3 REASONS OR EXPLANATION OF THE LAW OF DEMAND

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An important concept in economics is the law of demand. The law of demand states that "A rational buyer will buy more of an item when the price decreases and less of the item when the price increases, ceteris paribus."

There are three reasons for the law of demand or a downward-sloping demand curve, namely; the income effect, the substitution effect and the law of diminishing marginal utility.

The income effect

This refers to the resultant change in demand caused by a change in the consumer's real income or purchasing power.

Real income refers to an individual income that is adjusted for price changes. Because real income is income that has already been adjusted for inflation, it is used to refer to the actual buying power of a consumer.

The income effect explains the inverse relationship between quantity demanded and price this way: as an good's price increases, a consumer have less real income available to spend on the good, which causes the quantity demanded to decline.

The reverse is also true. A reduction in the price of goods increases the real income that consumers have to spend on the goods so there is an increase in the quantity demand.

For example, assuming Daniel purchases 50 biscuits at N30 each out of his monthly income of N1500. If the price of the biscuit rises to N50, then Daniel will only be able to purchase 30 biscuits from his income of N1500.

Therefore, the income effect states that there is an inverse relationship between quantity demanded and price because of the reduction (or rise) in real income that results from a rise (or reduction) in price.

Substitution effect

This refers to the resultant change in demand for a good when it became relatively cheaper or more expensive than other goods as its price changes.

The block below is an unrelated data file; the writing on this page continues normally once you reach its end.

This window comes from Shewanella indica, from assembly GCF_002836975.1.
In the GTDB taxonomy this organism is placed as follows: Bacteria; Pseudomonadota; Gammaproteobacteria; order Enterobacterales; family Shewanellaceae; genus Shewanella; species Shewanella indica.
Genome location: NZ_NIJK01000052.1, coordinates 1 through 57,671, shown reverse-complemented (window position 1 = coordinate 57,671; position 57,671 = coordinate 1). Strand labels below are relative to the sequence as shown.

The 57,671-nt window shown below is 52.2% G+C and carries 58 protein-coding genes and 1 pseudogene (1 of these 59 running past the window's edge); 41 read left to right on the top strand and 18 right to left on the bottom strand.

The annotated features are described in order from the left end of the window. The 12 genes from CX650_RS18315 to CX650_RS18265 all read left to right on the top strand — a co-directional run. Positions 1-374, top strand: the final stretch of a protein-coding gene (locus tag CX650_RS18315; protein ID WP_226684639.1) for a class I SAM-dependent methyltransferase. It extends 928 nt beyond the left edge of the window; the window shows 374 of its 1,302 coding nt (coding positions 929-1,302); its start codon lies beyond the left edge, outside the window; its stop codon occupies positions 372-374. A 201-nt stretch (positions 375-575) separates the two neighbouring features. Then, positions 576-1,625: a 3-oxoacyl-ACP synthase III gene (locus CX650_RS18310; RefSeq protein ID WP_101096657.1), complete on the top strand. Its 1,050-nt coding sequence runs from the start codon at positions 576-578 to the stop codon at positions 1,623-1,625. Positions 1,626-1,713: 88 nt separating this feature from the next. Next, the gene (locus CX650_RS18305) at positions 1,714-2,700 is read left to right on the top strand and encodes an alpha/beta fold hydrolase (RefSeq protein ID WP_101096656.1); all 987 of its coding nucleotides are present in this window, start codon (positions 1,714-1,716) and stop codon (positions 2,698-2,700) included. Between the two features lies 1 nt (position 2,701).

Simply put, the substitution effect is the tendency for a consumer to substitute a good as its relative price to the goods changes.

The substitution effect states that when a good's price goes up, it becomes more expensive relative to other goods, making it more sensible for customers to switch to less expensive goods.

As a result, the quantity demanded the goods decreases.

By the same reasoning, a fall in the price of a good increases its quantity demanded because it becomes relatively cheaper than other goods.

Please note that the substitution effect assumes that the price of substitute goods remains unchanged. 

To see the substitution effect in action, let us assume that physical books and e-books are both substitutes. When the price of e-books rises, then e-books will become relatively expensive to physical books so that the quantity demanded of e-book falls.

So, the substitution effect says there is an inverse relationship between quantity demanded and price because an increase (or decrease ) in the relative price of a good in relation to other goods will result in a decrease (or increase) in the quantity demanded of the good.

Diminishing marginal utility

According to the law of diminishing marginal utility, the additional utility acquired as a customer consumes more and more units of a good decrease.

In other words, the law of diminishing marginal utility says that all things being equal, the marginal utility declines as the consumption of a commodity increase.  

Generally, the more utility you receive from a unit of a good, the higher the price you are willing to pay for it. 

As a consumer buys more and more units of a good, his marginal utility declines so that the price he is willing to pay for the goods decreases also.

Therefore, according to diminishing marginal utility, there is an inverse relationship between quantity demanded and price because as consumer purchases more and more of a good, his marginal utility decline so that he is only willing to pay less for the goods.

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